Andrew Lansley argued last week that businesses would sign up to the public health drive as long as they weren't subject to excessive regulation.

But the aspirant health secretary will have his work cut out. Just days later The Independent and The Metro revealed that as the credit crunch has deepened, supermarkets have upped the number of deals on unhealthy foods. The figures came from the National Consumer Council, which checked out the checkouts at eight leading chains.

Still, if you're in hospital, things are looking up on the food front. The Guardian reported that caterer Compass is planning to use "new pressure cooking microwave technology" to prepare 6.6 million hospital meals. The company got the idea from Marks & Spencer's "E-steam" ready meals, apparently, so the supermarkets aren't all bad.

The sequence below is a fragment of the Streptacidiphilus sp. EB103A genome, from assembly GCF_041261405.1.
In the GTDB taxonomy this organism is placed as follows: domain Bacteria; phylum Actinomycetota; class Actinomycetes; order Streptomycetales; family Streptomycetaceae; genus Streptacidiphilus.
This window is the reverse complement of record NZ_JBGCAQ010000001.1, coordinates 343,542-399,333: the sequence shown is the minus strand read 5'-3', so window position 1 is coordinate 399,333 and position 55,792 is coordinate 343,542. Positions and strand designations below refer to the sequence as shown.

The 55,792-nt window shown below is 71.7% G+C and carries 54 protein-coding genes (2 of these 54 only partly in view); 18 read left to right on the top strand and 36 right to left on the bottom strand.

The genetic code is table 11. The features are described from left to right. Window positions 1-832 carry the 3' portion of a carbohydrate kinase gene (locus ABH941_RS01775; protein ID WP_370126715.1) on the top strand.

Journalistic integrity

Meanwhile, the paper's Bad Science columnist Ben Goldacre rounded on the media over coverage of the supposed link between the MMR vaccine and autism. "In MMR, journalists and editors have constructed their greatest hoax to date, and finally demonstrated that they can pose a serious risk to public health," he wrote.

In particular, he criticised the fact that general reporters had been covering the story. So he'll be pleased that both The Times and the Daily Mail let their science correspondents cover the news that "a breakthrough in cancer research could lead to a 'one-size-fits-all' drug that can tackle all forms of the disease", as the latter put it. Let's hope it's a story that has legs.